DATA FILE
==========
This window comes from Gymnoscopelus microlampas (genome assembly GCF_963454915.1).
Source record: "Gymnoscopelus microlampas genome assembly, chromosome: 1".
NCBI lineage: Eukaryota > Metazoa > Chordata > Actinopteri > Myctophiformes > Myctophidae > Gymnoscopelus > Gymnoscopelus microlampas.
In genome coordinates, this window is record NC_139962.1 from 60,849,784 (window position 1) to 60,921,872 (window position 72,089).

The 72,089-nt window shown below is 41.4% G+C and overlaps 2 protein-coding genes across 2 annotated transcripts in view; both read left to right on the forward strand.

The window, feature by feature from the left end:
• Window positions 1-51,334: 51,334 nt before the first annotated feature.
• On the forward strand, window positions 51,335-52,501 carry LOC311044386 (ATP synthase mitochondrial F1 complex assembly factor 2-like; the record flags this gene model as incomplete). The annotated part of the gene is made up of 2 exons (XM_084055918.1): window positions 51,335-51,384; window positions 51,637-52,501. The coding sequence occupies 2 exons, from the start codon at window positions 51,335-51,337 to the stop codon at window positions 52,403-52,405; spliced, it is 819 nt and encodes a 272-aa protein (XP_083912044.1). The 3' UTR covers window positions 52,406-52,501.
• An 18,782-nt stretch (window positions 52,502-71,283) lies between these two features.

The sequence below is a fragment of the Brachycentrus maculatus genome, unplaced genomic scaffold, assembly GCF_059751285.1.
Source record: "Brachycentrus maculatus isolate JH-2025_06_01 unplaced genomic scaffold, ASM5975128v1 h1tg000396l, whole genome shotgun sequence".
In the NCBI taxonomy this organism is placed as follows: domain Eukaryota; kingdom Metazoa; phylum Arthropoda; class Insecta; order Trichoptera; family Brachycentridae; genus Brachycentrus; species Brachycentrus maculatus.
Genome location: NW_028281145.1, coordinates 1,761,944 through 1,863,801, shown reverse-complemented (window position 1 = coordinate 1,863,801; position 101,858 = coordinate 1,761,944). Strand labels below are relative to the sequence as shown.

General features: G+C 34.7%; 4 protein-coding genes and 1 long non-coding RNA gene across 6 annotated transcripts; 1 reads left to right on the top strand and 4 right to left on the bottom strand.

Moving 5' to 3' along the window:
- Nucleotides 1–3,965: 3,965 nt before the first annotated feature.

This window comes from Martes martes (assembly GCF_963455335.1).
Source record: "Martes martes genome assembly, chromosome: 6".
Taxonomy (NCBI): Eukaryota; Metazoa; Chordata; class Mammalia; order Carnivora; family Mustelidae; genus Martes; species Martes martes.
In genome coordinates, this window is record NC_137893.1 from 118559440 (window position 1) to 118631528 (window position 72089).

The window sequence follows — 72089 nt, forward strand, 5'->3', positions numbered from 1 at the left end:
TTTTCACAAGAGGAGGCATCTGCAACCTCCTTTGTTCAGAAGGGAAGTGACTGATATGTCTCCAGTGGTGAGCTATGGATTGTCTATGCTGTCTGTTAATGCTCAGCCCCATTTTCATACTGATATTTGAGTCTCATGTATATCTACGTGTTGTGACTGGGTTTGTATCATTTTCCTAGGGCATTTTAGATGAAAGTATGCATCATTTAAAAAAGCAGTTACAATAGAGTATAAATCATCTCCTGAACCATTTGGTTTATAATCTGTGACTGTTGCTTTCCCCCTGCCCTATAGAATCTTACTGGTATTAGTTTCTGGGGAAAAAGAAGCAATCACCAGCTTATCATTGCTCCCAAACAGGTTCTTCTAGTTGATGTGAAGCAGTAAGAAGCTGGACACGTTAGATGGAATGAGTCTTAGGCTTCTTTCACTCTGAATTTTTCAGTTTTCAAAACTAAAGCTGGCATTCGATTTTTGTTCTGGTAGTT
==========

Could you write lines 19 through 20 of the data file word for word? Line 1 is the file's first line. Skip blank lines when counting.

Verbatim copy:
Taxonomy (NCBI): Eukaryota; Metazoa; Chordata; class Mammalia; order Carnivora; family Mustelidae; genus Martes; species Martes martes.
In genome coordinates, this window is record NC_137893.1 from 118559440 (window position 1) to 118631528 (window position 72089).